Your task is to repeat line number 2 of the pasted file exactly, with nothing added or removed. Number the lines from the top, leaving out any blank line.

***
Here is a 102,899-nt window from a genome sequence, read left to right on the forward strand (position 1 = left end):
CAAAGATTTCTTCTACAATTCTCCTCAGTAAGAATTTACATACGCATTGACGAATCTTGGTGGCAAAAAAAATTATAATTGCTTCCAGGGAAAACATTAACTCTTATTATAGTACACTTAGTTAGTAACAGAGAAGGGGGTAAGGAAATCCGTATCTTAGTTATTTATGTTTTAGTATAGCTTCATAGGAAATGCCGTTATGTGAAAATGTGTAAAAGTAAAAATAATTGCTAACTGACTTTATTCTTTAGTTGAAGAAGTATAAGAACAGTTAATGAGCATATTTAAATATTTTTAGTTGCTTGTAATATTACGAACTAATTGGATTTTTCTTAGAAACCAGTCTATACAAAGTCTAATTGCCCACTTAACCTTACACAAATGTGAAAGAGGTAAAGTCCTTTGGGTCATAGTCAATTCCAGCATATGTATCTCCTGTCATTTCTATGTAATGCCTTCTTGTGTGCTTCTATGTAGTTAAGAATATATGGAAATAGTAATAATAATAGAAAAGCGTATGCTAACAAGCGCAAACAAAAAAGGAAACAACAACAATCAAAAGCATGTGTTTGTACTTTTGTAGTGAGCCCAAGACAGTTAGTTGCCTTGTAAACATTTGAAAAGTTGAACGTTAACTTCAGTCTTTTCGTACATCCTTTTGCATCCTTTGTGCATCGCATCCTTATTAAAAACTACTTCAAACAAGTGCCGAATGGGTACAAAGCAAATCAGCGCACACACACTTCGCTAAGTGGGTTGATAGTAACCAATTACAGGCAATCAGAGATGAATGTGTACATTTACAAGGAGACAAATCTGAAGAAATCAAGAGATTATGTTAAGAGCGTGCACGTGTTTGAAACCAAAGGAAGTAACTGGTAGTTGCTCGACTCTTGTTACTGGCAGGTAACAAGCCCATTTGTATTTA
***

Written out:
CAAAGATTTCTTCTACAATTCTCCTCAGTAAGAATTTACATACGCATTGACGAATCTTGGTGGCAAAAAAAATTATAATTGCTTCCAGGGAAAACATTAACTCTTATTATAGTACACTTAGTTAGTAACAGAGAAGGGGGTAAGGAAATCCGTATCTTAGTTATTTATGTTTTAGTATAGCTTCATAGGAAATGCCGTTATGTGAAAATGTGTAAAAGTAAAAATAATTGCTAACTGACTTTATTCTTTAGTTGAAGAAGTATAAGAACAGTTAATGAGCATATTTAAATATTTTTAGTTGCTTGTAATATTACGAACTAATTGGATTTTTCTTAGAAACCAGTCTATACAAAGTCTAATTGCCCACTTAACCTTACACAAATGTGAAAGAGGTAAAGTCCTTTGGGTCATAGTCAATTCCAGCATATGTATCTCCTGTCATTTCTATGTAATGCCTTCTTGTGTGCTTCTATGTAGTTAAGAATATATGGAAATAGTAATAATAATAGAAAAGCGTATGCTAACAAGCGCAAACAAAAAAGGAAACAACAACAATCAAAAGCATGTGTTTGTACTTTTGTAGTGAGCCCAAGACAGTTAGTTGCCTTGTAAACATTTGAAAAGTTGAACGTTAACTTCAGTCTTTTCGTACATCCTTTTGCATCCTTTGTGCATCGCATCCTTATTAAAAACTACTTCAAACAAGTGCCGAATGGGTACAAAGCAAATCAGCGCACACACACTTCGCTAAGTGGGTTGATAGTAACCAATTACAGGCAATCAGAGATGAATGTGTACATTTACAAGGAGACAAATCTGAAGAAATCAAGAGATTATGTTAAGAGCGTGCACGTGTTTGAAACCAAAGGAAGTAACTGGTAGTTGCTCGACTCTTGTTACTGGCAGGTAACAAGCCCATTTGTATTTA